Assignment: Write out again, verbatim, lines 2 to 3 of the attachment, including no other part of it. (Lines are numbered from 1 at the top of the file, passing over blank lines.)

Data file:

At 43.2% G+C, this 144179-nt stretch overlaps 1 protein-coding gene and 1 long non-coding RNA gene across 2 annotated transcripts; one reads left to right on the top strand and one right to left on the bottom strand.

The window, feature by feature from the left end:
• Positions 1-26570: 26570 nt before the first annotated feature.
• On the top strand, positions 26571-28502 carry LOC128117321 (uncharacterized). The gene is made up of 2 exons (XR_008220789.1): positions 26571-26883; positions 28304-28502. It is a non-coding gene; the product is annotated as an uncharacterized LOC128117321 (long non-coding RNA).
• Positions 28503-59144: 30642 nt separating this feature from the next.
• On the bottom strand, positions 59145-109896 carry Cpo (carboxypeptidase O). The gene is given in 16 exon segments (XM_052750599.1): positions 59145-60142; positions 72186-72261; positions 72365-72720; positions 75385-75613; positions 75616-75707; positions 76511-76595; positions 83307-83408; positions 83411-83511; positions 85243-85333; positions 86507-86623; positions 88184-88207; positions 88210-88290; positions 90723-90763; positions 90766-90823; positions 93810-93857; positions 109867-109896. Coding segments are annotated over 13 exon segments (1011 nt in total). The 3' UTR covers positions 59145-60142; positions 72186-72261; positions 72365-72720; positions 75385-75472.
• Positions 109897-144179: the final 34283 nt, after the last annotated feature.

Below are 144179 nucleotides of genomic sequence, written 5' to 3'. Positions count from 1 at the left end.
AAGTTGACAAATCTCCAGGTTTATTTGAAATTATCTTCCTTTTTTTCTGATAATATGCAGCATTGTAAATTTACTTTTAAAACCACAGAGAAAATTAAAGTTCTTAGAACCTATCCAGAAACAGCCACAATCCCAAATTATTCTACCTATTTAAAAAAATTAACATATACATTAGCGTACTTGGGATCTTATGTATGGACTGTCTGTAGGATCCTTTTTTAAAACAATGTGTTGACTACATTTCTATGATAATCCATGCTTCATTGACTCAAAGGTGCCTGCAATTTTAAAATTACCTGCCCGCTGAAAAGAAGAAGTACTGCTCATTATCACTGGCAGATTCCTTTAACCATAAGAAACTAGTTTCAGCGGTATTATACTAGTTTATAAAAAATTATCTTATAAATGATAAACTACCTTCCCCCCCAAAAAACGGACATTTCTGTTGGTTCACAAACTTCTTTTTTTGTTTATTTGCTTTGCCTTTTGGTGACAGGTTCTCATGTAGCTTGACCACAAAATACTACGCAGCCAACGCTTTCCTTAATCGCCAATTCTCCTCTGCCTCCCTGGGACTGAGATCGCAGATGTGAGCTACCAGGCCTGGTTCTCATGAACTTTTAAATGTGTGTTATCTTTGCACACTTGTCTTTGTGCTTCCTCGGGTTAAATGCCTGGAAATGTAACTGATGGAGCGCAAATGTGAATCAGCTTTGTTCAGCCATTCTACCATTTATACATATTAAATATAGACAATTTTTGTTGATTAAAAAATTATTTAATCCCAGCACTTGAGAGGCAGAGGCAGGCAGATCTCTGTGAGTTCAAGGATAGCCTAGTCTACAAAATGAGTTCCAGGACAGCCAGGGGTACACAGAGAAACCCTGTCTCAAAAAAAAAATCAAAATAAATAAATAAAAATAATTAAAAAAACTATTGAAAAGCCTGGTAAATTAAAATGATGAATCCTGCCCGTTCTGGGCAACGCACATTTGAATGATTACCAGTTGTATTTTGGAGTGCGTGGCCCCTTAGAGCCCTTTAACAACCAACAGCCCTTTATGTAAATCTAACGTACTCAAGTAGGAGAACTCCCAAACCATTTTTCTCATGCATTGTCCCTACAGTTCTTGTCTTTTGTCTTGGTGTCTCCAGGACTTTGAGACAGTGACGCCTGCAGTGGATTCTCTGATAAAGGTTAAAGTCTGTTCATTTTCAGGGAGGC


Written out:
The window, feature by feature from the left end:
• Positions 1-26570: 26570 nt before the first annotated feature.